We traveled along a path like a herd of cattle surrounded by guards. In less than an hour we reached a city of one-story wood buildings and dirt streets. A few minutes winding through the streets brought us to a large stadium. We walked through its framework into the central arena.

The arena was an oval about twenty-five meters long at its widest. Stands that could accommodate many thousands of spectators rose at a steep pitch on all sides. There must have been a hundred guards with bows stationed along the perimeter. We wouldn’t be getting into the stands.

A group of humans and aliens waited at the far end. Kasumi whispered to me. “Look at those two big bastards.”

The two big bastards were Glones, a species I’d encountered before. They were large and strong aliens with the face and floppy ears of a bunny. They looked humanoid except they had four arms. Their upper arms were human-like, but thespecies lower ones were pincers they could use like rapiers. On their native cold planet, they had pale blue fur, but had shaved it off, down to their sunflower yellow skin.

I said to Kasumi and Ian, “It’s interesting that they’re hermaphrodites and can be either sex.”

Kasumi answered in a tone that made it clear it wasn’t interesting to her. “Not very important.”

Ian pointed. “What are those?”

Five small aliens stood behind fourteen humans. I’d missed them when we came in. My first impression was centipede.

Kasumi said, “Check your implants for Embores.”

An Embore resembled five or six small Dachshunds connected end-to-end and covered with brown feathers accented by orange stripes. They had eighteen short legs and six stubby arms, each tipped with a three-fingered hand.

A Pockwattel with the same dull scales like Trainer came to us. “I am Commandant. Many of you will be selected for the games starting tomorrow. The rest will participate in later ones. You will spar for me now.”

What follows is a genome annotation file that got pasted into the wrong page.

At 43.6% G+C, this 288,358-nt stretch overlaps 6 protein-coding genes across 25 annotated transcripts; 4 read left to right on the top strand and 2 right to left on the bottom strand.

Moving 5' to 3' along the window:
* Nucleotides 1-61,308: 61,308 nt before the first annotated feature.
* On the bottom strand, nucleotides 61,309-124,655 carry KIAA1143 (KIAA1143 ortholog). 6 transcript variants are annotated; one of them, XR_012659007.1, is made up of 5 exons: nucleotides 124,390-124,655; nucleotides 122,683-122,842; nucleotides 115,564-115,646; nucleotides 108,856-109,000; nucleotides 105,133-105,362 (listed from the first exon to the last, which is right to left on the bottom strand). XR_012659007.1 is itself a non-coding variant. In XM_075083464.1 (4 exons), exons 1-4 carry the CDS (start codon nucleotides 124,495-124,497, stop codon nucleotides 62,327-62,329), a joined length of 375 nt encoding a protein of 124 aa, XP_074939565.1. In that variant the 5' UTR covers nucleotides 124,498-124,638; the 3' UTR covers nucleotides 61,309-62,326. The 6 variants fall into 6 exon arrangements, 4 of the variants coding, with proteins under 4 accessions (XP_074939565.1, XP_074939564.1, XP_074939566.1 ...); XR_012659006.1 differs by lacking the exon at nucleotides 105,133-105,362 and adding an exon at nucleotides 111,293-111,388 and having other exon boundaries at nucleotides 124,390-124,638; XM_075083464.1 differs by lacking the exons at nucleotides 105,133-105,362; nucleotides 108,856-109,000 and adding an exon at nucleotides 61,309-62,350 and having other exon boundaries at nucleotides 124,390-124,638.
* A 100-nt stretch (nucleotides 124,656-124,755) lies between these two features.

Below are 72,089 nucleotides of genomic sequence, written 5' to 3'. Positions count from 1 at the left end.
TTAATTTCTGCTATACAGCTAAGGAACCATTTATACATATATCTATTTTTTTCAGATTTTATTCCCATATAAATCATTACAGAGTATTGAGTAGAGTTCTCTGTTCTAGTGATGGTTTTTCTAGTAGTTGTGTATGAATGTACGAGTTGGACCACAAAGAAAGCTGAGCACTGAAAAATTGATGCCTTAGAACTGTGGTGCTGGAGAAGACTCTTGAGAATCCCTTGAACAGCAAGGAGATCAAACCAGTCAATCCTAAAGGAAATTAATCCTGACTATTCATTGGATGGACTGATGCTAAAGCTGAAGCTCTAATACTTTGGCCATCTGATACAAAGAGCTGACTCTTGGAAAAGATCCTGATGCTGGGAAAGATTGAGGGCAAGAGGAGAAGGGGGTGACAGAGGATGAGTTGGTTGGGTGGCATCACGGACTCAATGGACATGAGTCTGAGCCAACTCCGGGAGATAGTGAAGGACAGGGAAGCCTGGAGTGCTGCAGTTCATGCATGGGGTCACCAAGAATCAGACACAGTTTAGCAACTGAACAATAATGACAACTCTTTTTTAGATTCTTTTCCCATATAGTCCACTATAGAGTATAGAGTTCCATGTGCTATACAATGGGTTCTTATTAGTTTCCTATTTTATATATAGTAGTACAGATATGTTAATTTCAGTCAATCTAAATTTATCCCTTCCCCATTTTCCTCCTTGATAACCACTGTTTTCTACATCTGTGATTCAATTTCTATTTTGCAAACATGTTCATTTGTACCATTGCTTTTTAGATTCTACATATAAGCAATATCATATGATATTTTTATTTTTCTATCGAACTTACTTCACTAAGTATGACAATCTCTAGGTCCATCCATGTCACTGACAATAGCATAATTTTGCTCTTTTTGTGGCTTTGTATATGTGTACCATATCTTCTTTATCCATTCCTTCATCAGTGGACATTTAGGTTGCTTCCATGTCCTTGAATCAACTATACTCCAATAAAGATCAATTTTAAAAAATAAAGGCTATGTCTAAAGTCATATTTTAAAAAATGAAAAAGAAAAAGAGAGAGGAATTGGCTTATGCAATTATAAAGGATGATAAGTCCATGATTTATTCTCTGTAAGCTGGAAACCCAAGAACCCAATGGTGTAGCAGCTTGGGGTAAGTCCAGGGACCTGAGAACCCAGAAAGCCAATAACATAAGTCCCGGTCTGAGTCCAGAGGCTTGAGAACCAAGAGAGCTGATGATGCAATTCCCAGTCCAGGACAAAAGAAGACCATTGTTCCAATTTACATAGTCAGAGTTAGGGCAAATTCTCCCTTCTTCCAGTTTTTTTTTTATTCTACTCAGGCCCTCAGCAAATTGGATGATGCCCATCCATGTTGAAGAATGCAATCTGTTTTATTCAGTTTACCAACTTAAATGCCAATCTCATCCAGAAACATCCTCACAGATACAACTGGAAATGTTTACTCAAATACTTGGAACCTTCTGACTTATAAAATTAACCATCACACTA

I didn’t need to watch the Glones to understand the threat they represented. The bigger one was at least two-and-a-half meters tall while the other matched Ian’s height. One of the humans from the first group told me the biggest one was called Bluto and the other Trixie, based on what their true names sounded like. Their only major weakness was limited endurance in heat because they didn’t have an efficient body cooling method, as their rapid panting demonstrated.

Although I had a feeling many of the others were hiding their best moves, it took little time to realize one of the Embores was dangerous. People had decided she was female and named her Slinky. She moved like lightning, even compared to the other Embores. Her handicap, as with all of her species, was limited reach. As for the original group of humans, five looked as if they could fight.

Dusk was an hour away when Commandant picked the combatants for the games. Kasumi, Ian, and I were among the twenty-seven humans selected. Both Glones and three Embores, one of whom was Slinky, rounded out the group.


We spent the night in a dorm like the one we’d left. The matches began in the morning. Body after body was dragged away to the sound of loud clicking, the Pockwattel equivalent of clapping and cheering.

Late in the morning I had my first match. Thousands of silent Pockwattels watched me from the stands as I entered the arena. It was eerie how quiet they were before a match. My opponent, a man named Mukhtar, came in across from me. He posed little threat, but I knew better than to take anyone lightly. I inhaled slow, deep breaths and concentrated on him, blocking everything else from my attention.

The marshal shouted “fight.” Mukhtar and I circled each other. I feigned attacks three times and he only defended each time. He made no aggressive moves. He was being too conservative while hoping I’d make a mistake. I sprang forward and our shields contacted with a loud thud. He stumbled backward. I stabbed low and my spear sliced off his left toes. He screamed and his blood streamed out to color the sand. I pushed him hard with my shield and he went down on his back. He trembled and his eyes registered pure terror as I towered over him. The marshal made the throat-cutting gesture. I whispered, “I’m sorry,” and plunged my spear through his heart. Blood sprayed on me and the sand while the clicking became louder and louder. I gritted my teeth. I’d entertained them, the bastards.